Clear Masks Improve Care, Build Trust for Hearing-Impaired Patients
When patients rely on lip-reading to communicate, mask mandates have major effects on their care.
The COVID-19 pandemic has added significant challenges to individuals who are hearing impaired – about 15% of the American population, and a third (33%) of the population over the age of 65 – as mask mandates make it so that they can no longer rely on lip-reading.
“Hearing-impaired patients have reported frustration, isolation, and fear as a result of being unable to understand and communicate with their providers in hospital settings. In addition, impaired patient-caregiver communication is a safety issue, as patients with communication barriers are 3 times more likely than those without to experience adverse events in acute care settings,” Brianna DiTullio, RN, BSN, a nurse at Memorial Sloan Kettering Cancer Center said.
DiTullio’s research, which was presented at the 46th Annual Oncology Nursing Society Congress, found that clear face masks can decrease these communication barriers and increase trust between clinicians and patients with cancer who are hearing impaired.
She was originally inspired to conduct this research when a partially deaf patient – she called him John – was at MSK’s bone marrow transplant unit in 2019. He was immunocompromised and on neutropenia precautions, so everyone in his room had to wear a mask.
“Given that lip reading is impossible to do through a traditional face mask, he essentially lost his ability to communicate every day during rounds with the transplant team,” DiTullio said. “I would watch him nod his head along with the conversation as 5 or 6 masked doctors talked to him about his symptoms and his plan of care. But as soon as the team left, he would admit that they didn’t really understand most of what was being said.”
The pilot project involved 6 patients who were hearing impaired and 12 staff members (nurses, patient care technicians, doctors, occupational and physical therapists) who used clear face masks over a 2-day trial period. Ultimately, there was a major difference in patient understanding and trust as a result of the clear masks.
Before the clear masks, 67% of patients reported that they often have difficulty understanding what staff is saying through the masks, and 33% said that they almost always face this issue. After the new masks were implemented, a third (33%) of patients said that they never have issues understanding what staff is telling them. Seventeen percent reported rarely facing this issue, 17% reported sometimes facing it, and 33% reported often facing it.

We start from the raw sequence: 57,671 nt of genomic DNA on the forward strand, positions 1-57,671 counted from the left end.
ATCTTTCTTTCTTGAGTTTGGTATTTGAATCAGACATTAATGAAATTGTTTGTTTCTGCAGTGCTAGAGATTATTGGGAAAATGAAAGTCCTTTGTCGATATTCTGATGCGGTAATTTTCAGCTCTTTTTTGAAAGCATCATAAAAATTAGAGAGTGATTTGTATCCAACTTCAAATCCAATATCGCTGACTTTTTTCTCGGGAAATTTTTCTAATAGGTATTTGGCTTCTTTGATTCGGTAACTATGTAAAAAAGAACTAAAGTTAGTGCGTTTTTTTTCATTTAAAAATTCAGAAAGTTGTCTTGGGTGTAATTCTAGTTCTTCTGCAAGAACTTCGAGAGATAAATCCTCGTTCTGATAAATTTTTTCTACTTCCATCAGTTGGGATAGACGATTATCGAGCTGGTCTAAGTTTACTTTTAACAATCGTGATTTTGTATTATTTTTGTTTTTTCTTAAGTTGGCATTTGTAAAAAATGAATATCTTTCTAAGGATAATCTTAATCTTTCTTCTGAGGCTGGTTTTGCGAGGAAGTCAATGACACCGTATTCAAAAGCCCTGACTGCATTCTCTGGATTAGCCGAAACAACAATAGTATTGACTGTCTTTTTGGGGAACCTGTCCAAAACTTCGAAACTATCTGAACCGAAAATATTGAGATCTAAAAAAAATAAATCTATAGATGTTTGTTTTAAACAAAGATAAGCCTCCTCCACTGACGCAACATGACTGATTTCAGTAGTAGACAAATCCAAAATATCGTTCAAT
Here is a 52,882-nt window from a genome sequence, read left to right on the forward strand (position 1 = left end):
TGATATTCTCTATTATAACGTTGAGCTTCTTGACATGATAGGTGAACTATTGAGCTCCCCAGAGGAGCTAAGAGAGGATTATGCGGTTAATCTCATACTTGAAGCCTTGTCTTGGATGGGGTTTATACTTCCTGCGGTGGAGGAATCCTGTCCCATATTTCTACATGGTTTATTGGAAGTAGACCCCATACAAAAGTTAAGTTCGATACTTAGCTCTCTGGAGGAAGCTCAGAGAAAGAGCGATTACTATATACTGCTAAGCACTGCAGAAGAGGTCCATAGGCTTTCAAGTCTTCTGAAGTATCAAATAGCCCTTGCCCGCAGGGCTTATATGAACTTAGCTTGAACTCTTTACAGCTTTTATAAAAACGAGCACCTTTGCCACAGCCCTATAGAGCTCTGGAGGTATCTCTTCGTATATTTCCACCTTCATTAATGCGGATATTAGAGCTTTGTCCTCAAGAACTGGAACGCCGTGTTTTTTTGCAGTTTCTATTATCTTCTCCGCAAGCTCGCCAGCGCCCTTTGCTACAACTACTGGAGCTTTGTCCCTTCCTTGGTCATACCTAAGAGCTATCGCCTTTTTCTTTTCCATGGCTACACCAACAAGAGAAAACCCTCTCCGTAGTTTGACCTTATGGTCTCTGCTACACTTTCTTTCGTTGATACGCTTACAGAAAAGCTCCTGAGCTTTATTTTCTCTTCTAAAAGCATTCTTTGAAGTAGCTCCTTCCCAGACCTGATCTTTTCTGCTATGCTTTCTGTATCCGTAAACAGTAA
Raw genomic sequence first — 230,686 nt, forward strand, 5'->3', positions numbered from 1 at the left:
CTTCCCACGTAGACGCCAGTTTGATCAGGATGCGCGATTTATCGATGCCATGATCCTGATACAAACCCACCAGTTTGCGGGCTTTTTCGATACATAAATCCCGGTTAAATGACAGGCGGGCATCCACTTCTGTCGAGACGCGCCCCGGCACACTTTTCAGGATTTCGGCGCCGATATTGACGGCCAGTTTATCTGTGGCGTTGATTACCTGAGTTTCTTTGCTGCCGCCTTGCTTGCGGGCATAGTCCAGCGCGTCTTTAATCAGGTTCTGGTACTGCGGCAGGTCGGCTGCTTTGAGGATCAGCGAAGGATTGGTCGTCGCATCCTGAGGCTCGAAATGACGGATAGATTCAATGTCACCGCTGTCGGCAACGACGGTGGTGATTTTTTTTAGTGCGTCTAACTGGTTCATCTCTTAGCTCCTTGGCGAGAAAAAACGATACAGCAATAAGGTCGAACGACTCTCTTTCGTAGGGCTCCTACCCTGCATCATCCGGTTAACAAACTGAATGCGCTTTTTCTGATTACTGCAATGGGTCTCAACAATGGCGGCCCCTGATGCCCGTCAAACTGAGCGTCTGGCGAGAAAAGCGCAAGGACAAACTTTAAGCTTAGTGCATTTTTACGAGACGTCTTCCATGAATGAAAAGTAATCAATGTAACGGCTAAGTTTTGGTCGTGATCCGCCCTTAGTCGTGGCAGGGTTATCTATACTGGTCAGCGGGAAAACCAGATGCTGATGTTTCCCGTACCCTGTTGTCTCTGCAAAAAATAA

The clear masks also increased the amount of communication between patients and their providers. At baseline, 50% of patients reported that they almost always have conversations with hospital staff while they are wearing masks, and after the clear masks were implemented, this number increased to 83%, with the rest of participants (17%) reporting that they often have conversations with hospital staff.
“Anecdotally, patients loved that they could now see the faces of the staff caring for them, point out that they could now see their smiles,” DiTullio said.
Finally, the clear masks improved trust between patients and providers. Before they were implemented, 34% of participants said that they were neutral/unsure of their trust levels for hospital staff, 33% were trusting, and 33% were extremely trusting. After 2 days with clear masks, 67% of participants said that they were extremely trusting of the staff, and 33% said that they were trusting. Of note, after the clear masks were used, no patients reported being neutral/unsure.
DiTullio recommended that hospitals invest in clear face masks to better communicate with this patient population.
“While this project was originally carried out in a pre-COVID-19 setting, it now has much more far-reaching implications,” DiTullio said. “Health facilities have a responsibility o accommodate the specialized needs of patient populations they care for, just like how they provide interpreter services for non-English—speaking patients. The hearing-impaired population nis no different.”
DiTullio B. Clear-faced masks for hearing-impaired patients. Presented at: 46th Annual ONS Annual Congress. April 20, 22, 27, 29, 2021.